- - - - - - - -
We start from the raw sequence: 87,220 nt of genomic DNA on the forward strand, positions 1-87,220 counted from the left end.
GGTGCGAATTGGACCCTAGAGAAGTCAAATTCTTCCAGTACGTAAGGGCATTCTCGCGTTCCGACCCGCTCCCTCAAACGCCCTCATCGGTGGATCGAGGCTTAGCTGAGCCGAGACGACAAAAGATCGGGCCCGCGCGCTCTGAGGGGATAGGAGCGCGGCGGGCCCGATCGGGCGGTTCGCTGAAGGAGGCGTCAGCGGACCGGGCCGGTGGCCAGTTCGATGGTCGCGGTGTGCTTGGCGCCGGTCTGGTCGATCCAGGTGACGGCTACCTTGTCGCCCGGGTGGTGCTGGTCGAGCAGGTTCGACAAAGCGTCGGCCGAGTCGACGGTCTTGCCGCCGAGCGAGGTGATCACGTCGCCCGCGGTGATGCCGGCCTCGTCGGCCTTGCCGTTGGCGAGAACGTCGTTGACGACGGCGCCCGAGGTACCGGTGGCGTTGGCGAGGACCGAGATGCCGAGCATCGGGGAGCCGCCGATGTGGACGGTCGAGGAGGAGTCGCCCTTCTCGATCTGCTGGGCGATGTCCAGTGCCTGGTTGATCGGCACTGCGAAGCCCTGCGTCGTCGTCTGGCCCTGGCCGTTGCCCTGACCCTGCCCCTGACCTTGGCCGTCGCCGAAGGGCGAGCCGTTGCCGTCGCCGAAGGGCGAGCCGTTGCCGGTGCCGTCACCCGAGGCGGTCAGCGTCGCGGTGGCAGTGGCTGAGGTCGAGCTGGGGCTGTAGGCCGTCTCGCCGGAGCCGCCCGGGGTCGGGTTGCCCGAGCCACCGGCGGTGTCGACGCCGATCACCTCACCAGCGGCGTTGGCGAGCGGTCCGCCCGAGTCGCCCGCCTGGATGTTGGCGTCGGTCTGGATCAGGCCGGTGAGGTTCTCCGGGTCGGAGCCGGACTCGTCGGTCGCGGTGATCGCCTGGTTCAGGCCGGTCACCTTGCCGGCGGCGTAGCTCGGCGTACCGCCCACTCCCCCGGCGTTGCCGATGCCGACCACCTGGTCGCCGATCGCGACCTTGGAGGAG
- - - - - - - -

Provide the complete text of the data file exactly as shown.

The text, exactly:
We start from the raw sequence: 87,220 nt of genomic DNA on the forward strand, positions 1-87,220 counted from the left end.
GGTGCGAATTGGACCCTAGAGAAGTCAAATTCTTCCAGTACGTAAGGGCATTCTCGCGTTCCGACCCGCTCCCTCAAACGCCCTCATCGGTGGATCGAGGCTTAGCTGAGCCGAGACGACAAAAGATCGGGCCCGCGCGCTCTGAGGGGATAGGAGCGCGGCGGGCCCGATCGGGCGGTTCGCTGAAGGAGGCGTCAGCGGACCGGGCCGGTGGCCAGTTCGATGGTCGCGGTGTGCTTGGCGCCGGTCTGGTCGATCCAGGTGACGGCTACCTTGTCGCCCGGGTGGTGCTGGTCGAGCAGGTTCGACAAAGCGTCGGCCGAGTCGACGGTCTTGCCGCCGAGCGAGGTGATCACGTCGCCCGCGGTGATGCCGGCCTCGTCGGCCTTGCCGTTGGCGAGAACGTCGTTGACGACGGCGCCCGAGGTACCGGTGGCGTTGGCGAGGACCGAGATGCCGAGCATCGGGGAGCCGCCGATGTGGACGGTCGAGGAGGAGTCGCCCTTCTCGATCTGCTGGGCGATGTCCAGTGCCTGGTTGATCGGCACTGCGAAGCCCTGCGTCGTCGTCTGGCCCTGGCCGTTGCCCTGACCCTGCCCCTGACCTTGGCCGTCGCCGAAGGGCGAGCCGTTGCCGTCGCCGAAGGGCGAGCCGTTGCCGGTGCCGTCACCCGAGGCGGTCAGCGTCGCGGTGGCAGTGGCTGAGGTCGAGCTGGGGCTGTAGGCCGTCTCGCCGGAGCCGCCCGGGGTCGGGTTGCCCGAGCCACCGGCGGTGTCGACGCCGATCACCTCACCAGCGGCGTTGGCGAGCGGTCCGCCCGAGTCGCCCGCCTGGATGTTGGCGTCGGTCTGGATCAGGCCGGTGAGGTTCTCCGGGTCGGAGCCGGACTCGTCGGTCGCGGTGATCGCCTGGTTCAGGCCGGTCACCTTGCCGGCGGCGTAGCTCGGCGTACCGCCCACTCCCCCGGCGTTGCCGATGCCGACCACCTGGTCGCCGATCGCGACCTTGGAGGAG